I think you're looking for is the '*Derived arrays*' section in the Data.Array documentation: http://hackage.haskell.org/packages/archive/array/latest/doc/html/Data-Array.html#5
which houses the function:

**ixmap** :: (Ix i, Ix j) => (i, i) -> (i -> j) -> Array j e -> Array i e

ixmap allows for transformations on array indices. It may be thought of as providing function composition on the right with the mapping that the original array embodies.

A similar transformation of array values may be achieved using fmap from the Array instance > of the Functor class.

The following code:

```
ixmap newBounds trans backingArray
```

would return an array with bounds `newBounds`

, and when indexed with `!i`

, the *index transformation function* is applied onto the index `i`

before being used to index `backingArray`

.

**Example** if you had the array "Hello World" (helloWorldArray below) and you want to only see "ell" as a derived *zero-based* (sub-)array:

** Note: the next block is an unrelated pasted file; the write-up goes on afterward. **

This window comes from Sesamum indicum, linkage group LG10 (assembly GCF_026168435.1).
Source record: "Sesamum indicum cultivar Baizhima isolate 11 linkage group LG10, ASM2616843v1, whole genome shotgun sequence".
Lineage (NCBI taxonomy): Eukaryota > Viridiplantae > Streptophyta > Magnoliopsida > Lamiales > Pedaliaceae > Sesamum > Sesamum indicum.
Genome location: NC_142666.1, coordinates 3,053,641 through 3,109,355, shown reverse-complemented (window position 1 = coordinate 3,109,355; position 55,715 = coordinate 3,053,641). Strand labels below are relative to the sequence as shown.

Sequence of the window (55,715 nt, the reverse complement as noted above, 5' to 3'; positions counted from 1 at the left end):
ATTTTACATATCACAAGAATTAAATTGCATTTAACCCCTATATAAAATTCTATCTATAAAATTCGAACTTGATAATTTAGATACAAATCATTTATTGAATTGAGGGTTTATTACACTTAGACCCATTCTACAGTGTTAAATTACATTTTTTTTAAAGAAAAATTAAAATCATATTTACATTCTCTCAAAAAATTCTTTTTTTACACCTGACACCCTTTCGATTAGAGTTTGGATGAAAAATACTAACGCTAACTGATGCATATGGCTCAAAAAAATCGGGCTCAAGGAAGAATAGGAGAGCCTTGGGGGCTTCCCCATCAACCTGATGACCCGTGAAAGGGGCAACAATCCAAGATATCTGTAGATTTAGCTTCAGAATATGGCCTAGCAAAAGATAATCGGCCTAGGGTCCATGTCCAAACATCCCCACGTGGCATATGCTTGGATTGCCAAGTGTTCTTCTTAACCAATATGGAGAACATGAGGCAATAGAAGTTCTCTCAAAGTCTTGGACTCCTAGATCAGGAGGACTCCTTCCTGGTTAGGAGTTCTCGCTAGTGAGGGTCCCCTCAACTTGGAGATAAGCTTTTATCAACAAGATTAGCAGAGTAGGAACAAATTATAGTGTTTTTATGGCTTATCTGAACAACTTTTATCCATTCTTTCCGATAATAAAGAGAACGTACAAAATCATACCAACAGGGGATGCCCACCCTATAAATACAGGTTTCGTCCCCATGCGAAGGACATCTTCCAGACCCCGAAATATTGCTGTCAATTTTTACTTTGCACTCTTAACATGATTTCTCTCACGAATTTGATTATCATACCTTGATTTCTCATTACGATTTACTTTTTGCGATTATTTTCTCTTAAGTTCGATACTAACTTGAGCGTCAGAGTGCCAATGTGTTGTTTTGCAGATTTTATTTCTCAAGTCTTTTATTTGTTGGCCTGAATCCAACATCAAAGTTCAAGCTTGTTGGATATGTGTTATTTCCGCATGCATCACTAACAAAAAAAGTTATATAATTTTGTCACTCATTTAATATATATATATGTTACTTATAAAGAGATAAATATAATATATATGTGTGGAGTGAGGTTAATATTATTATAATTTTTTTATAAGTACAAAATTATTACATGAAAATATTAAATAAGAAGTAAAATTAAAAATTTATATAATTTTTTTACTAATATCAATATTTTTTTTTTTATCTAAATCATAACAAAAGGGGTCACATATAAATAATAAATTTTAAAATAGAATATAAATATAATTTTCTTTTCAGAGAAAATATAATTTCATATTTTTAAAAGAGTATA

```
> let helloWorldArray = listArray (0,length str - 1) str -- 0-based array
where str = "Hello World"
> let ellArray = ixmap (0,2) succ helloWorldArray -- also 0-based array
> ellArray ! 0
'e'
> ellArray ! 1
'l'
> ellArray ! 2
'l'
```

Here we say that our new array `ellArray`

has indices from `0`

through `2`

. Our index transformation is simply to add one (`succ`

), because we want to map the index range `[0..2]`

to `[1..3]`

in the original `helloWorldArray`

.

Of course, `ixmap`

is abstract enough to capture any index transformations: even as to view 2 dimensional arrays as 1 dimensional arrays and vice-versa. It's better to think of it as creating a 'view' onto array data *rather* than a 'sub-array' function.

For more examples you can look here: http://zvon.org/other/haskell/Outputarray/ixmap_f.html

`newArray_ (0,x) :: IO (IOArray Int Sub)`

:-P – sclv Apr 7 '11 at 18:46